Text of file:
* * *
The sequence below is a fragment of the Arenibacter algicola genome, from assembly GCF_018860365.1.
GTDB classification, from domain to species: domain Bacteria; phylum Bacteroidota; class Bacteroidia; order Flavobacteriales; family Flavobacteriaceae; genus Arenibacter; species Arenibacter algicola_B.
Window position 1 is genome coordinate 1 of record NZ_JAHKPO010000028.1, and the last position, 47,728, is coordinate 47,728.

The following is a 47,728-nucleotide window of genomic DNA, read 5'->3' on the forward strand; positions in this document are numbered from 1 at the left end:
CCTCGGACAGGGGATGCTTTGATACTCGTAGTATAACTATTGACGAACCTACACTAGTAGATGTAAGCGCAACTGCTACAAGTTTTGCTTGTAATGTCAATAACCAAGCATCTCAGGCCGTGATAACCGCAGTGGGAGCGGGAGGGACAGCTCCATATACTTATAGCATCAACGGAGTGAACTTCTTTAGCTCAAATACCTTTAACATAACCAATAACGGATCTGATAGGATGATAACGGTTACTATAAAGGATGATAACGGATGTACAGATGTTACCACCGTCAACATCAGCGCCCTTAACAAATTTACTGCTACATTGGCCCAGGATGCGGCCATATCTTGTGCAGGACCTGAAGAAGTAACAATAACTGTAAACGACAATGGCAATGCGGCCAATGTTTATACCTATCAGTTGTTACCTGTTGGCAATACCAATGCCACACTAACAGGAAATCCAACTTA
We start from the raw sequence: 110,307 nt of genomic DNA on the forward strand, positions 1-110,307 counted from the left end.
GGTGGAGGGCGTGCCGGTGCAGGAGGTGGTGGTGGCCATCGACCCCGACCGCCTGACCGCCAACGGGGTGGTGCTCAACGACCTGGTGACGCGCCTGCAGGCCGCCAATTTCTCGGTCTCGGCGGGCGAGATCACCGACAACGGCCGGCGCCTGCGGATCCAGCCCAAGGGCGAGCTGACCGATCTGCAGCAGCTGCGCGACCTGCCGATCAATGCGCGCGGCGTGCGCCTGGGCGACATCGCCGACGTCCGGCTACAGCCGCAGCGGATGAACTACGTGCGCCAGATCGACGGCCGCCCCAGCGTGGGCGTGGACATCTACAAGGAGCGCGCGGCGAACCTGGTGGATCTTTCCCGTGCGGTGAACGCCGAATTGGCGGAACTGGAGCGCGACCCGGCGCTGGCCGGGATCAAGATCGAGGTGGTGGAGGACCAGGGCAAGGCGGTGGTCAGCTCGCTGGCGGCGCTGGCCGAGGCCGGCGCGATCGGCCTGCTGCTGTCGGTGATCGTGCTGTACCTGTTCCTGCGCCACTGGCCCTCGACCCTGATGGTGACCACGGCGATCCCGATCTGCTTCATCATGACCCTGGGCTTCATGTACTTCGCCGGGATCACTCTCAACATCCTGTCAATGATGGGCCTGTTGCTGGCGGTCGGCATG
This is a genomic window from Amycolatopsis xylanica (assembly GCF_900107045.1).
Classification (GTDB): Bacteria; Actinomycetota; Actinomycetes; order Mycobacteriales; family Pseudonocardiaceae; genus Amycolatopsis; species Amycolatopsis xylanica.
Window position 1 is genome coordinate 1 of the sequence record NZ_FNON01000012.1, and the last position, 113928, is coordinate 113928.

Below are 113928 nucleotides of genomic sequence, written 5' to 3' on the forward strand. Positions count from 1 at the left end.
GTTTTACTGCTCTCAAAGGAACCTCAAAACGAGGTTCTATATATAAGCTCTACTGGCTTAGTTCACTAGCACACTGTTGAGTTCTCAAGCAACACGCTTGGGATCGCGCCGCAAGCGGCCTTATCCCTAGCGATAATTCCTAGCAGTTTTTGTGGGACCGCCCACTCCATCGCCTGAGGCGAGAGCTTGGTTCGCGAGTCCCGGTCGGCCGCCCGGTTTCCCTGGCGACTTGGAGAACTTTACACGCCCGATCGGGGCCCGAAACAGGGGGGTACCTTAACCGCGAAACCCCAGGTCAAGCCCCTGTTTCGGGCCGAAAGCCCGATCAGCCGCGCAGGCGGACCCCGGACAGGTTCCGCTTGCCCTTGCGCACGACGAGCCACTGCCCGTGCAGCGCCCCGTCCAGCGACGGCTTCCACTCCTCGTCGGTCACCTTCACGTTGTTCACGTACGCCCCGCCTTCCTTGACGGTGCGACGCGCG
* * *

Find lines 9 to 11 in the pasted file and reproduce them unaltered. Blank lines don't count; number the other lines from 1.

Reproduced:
Classification (GTDB): Bacteria; Actinomycetota; Actinomycetes; order Mycobacteriales; family Pseudonocardiaceae; genus Amycolatopsis; species Amycolatopsis xylanica.
Window position 1 is genome coordinate 1 of the sequence record NZ_FNON01000012.1, and the last position, 113928, is coordinate 113928.

Below are 113928 nucleotides of genomic sequence, written 5' to 3' on the forward strand. Positions count from 1 at the left end.